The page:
As part of an effort to develop a national plan to address Alzheimer’s disease, Brandywine Assisted Living in Little Neck will host a meeting Aug. 18 to solicit input from the stakeholders in the Alzheimer’s community.
Brandywine has a 24-bed capacity dementia unit, at 55-15 Little Neck Pkwy., with 24-hour nurses on duty for patients with a variety of memory-declining issues.
The New York City and Long Island chapters of the Alzheimer’s Association will ask those living with Alzheimer’s and their caregivers as well as representatives from the state and local governments, the research community and health systems and long-term care facilities to share their views, comments and perspectives about what elements need to be addressed to help those affected by the disease.
The Alzheimer’s Association had worked to urge the federal government to pass the National Alzheimer’s Project Act earlier this year.
The act will create a coordinated national plan to overcome the Alzheimer’s crisis and will ensure the coordination and evaluation of all national efforts in Alzheimer’s research, clinical care, institutional and home- and community-based programs.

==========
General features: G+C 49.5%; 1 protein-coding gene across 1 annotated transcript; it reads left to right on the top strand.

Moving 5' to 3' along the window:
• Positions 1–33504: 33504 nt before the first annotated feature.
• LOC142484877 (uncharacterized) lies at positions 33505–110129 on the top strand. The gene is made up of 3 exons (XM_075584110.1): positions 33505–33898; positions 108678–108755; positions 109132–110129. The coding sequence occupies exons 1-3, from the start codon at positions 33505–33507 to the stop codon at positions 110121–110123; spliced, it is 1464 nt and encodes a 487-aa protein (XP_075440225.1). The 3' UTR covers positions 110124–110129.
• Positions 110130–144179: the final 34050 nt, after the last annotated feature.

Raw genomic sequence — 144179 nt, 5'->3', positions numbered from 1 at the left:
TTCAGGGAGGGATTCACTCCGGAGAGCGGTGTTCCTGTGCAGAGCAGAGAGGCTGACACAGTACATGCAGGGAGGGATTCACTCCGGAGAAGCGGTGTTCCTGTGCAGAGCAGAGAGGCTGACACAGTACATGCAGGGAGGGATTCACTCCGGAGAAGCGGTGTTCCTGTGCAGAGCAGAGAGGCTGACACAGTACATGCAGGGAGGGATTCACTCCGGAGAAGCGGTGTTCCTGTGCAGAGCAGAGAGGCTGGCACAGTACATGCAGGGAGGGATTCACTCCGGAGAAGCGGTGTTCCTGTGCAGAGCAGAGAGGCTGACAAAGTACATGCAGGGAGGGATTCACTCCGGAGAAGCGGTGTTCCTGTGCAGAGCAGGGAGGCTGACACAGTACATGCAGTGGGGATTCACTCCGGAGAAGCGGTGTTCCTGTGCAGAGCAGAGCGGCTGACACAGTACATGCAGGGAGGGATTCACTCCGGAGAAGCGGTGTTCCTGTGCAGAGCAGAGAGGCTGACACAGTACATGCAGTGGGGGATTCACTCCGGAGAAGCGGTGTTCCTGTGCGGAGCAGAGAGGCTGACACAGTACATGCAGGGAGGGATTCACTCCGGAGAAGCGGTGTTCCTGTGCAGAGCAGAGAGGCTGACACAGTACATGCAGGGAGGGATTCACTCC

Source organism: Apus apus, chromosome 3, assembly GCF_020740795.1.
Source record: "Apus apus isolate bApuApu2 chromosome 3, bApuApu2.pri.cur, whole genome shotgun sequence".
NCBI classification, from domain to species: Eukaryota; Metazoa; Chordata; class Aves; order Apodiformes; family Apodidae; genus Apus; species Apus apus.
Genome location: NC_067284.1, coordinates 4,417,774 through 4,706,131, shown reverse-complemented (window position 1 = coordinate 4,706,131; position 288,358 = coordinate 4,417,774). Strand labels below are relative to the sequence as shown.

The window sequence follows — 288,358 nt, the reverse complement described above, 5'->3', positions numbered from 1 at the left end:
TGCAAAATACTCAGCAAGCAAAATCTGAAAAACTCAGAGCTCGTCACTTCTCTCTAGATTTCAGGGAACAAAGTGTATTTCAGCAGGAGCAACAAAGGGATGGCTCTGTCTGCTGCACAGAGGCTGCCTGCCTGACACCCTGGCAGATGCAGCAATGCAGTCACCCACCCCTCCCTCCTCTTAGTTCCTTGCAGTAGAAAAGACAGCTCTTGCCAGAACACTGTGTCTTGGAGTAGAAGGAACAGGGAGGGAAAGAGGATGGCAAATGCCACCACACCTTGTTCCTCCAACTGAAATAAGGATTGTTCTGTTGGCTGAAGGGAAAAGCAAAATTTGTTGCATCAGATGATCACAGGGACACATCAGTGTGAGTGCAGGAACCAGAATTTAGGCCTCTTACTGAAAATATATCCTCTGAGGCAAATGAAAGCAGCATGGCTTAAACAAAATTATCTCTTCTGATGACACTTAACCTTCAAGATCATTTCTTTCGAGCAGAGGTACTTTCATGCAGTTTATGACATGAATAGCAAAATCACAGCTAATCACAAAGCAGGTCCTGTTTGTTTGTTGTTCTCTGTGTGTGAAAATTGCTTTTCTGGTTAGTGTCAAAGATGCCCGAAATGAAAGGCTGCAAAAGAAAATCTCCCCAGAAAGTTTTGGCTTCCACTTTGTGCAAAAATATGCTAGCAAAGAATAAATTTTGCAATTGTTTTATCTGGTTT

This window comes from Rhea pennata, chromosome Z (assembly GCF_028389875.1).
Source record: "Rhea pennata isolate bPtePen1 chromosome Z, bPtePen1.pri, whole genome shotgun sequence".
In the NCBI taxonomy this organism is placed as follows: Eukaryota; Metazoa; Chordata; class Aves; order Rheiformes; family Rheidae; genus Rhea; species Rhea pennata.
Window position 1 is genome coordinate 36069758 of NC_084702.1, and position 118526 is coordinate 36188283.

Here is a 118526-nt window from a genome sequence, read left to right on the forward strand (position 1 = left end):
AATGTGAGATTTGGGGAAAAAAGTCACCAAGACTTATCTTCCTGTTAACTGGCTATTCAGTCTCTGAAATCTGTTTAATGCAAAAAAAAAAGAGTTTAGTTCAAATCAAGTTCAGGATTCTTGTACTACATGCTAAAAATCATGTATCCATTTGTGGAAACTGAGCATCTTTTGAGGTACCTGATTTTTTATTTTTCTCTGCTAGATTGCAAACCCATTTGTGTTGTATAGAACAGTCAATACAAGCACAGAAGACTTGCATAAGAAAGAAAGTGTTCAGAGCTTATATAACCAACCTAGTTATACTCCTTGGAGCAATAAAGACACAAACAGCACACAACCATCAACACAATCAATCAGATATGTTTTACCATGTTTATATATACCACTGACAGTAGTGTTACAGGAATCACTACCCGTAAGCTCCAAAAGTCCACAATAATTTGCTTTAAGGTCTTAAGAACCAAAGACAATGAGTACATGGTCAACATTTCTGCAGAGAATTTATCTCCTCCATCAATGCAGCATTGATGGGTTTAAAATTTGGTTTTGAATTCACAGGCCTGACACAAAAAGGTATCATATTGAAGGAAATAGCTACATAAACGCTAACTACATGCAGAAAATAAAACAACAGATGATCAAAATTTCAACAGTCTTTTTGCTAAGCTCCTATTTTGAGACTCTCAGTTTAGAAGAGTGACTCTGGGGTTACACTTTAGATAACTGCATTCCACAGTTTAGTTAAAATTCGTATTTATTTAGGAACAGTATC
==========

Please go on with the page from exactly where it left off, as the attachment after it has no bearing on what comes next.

“We’re expecting an avalanche of people who are going to need care,” said Susan Cohen, a spokeswoman for Brandywine. With the Baby Boom Generation aging, the prevalence of the disease is expected to rise.
According to the Alzheimer’s Association’s website, Alzheimer’s is the sixth leading cause of death in the United States and is the only one among the top 10 in the country without a way to prevent, cure or even slow its progression.
“We continue to do a better job and improve the quality of life for people with dementia,” Cohen said. “I think it’s important for us to hear where we’ve fallen short.”
Cohen said it is important to hear a variety of voices, such as those living with Alzheimer’s who are still able to express themselves about the type and quality of care they are receiving. All this input, she hopes, will serve as the basis for a national strategy that will more effectively allocate resources for research and medical studies.
“We desperately need funding to fill in the gaps,” she said.
The Alzheimer’s Association hopes that by making Alzheimer’s a national priority, the federal government will be able to mirror the successes made in helping to lower the number of deaths from other major diseases such as HIV/AIDS, influenza, pneumonia and stroke.
“There are so many ways we can appreciate and really improve on how we deal with people with Alzheimer’s,” Cohen said.
The public input session will be held from 6 p.m. to 8 p.m.
Reach reporter Rich Bockmann by e-mail at rbockmann@
©2011 Community News Group
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